Today, when we build a house, one of the first things we do is go to flooring stores and consider what type of flooring we want for our space. We walk into a home and look at the floor tiles; we comment on the carpeting; we admire the stone flooring; we go to flooring stores and get ideas for upgrading our own. But human beings didn’t always have flooring like this.
The first floors were simply a patch of ground. This was especially the case in climates where it was warm enough year-round that no one really cared about having cold feet on a tile floor. Dirt is obviously an inexpensive flooring surface, but occasionally hay or straw would be tamped down on the floor to create a surface. Over time, the tamped down straw could become almost as hard as cement. We are probably lucky we didn’t live in Europe during the Middle Ages, where it was commonplace in some regions to simply throw household waste down on the floor and walk all over it. It was the Europeans who first used mint as a household deodorizer. Mint would be thrown across the floor in order to cover the smell of human and animal waste. As the mint was stepped on it released scent. Some regions even used colored sand, colored rice powder, and flower petals to create designs on their dirt floors.
The First Flooring
If you don’t count hay and sand as a kind of flooring, then it was really the Egyptians, with their stone construction, who had the first recognizable floors about 5,000 years ago. They used both stone and brick as well as colored tiles to create patterns. The Greeks made pebble mosaics, and this practice spread throughout ancient Europe, although primarily for the upper class. It was during the time of the Roman Empire that engineers realized stone floors could be heated. The Romans would build a small basement under the floor. They would put in a vent on one end and a fire on the opposite end. Heat and smoke traveling from the fire to the vent would heat the stone floor above it. Ceramic tiles were also used by the Romans, but after the fall of the Roman Empire tile floors disappeared in Europe. Turkey, the Middle East, and the Netherlands picked up tiles once again in the 17th century.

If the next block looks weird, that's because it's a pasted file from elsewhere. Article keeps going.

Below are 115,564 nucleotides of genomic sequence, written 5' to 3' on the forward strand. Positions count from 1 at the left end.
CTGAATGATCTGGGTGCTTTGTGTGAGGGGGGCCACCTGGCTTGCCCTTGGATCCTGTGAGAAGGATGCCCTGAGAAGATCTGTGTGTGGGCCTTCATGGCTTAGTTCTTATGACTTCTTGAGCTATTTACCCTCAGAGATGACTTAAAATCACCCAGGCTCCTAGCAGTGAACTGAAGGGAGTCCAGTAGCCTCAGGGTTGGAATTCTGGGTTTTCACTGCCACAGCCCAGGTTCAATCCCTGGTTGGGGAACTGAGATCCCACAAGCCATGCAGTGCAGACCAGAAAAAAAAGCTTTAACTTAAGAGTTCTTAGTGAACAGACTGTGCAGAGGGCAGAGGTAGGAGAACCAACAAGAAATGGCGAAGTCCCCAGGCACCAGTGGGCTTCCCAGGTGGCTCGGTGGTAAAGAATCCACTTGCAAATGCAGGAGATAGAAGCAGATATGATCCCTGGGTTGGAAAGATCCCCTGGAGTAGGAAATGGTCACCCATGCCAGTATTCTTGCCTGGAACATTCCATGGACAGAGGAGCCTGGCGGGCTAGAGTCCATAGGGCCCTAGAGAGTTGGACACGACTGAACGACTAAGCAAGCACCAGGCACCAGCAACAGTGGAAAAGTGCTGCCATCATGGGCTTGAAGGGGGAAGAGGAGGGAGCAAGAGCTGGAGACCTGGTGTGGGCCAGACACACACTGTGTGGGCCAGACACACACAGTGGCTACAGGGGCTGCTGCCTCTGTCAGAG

Earliest Wood Floors
If you go to flooring stores today will see an incredible number of choices when it comes to wood flooring. The first time we hear of wood flooring is during the Middle Ages. Rough planks would be laid across the floor, sanded, and then rubbed with stone to make them smooth. Sometimes stains would be added to create patterns on the floor.
If you’re wondering how rugs and carpets developed, the oldest rug we’ve ever found was discovered in Siberia back in the 1940s. It seems to have been made about 400 BC. There is some evidence to suggest that Egypt, Mesopotamia, and parts of Asia were weaving rugs before that, but rugs don’t last so we have no definitive proof. The Chinese, the Romans, and the Persians all used rugs extensively during the Roman era and after. Early American settlers made floor cloths covered in attractive designs.
Some Happy Accidents
It’s not often you find an excellent flooring material by accident. In the 1800s and early 1900s, people were experimenting with various types of resins for flooring. In the late 19th century, researchers combined a gas in a way that resulted in a very rigid material. It was cool, but no one knew what to do with it. It was not until 1926 that American Dr. Waldo Semon was experimenting with bonding rubber and metal. He used this same gas, combined with other chemicals, and accidentally created vinyl. Today, vinyl flooring is easy to clean and durable.
We’ve come a long way since those first dirt floors. Thankfully, we can go down to flooring stores and choose from among many excellent options to have the perfect floor for our homes.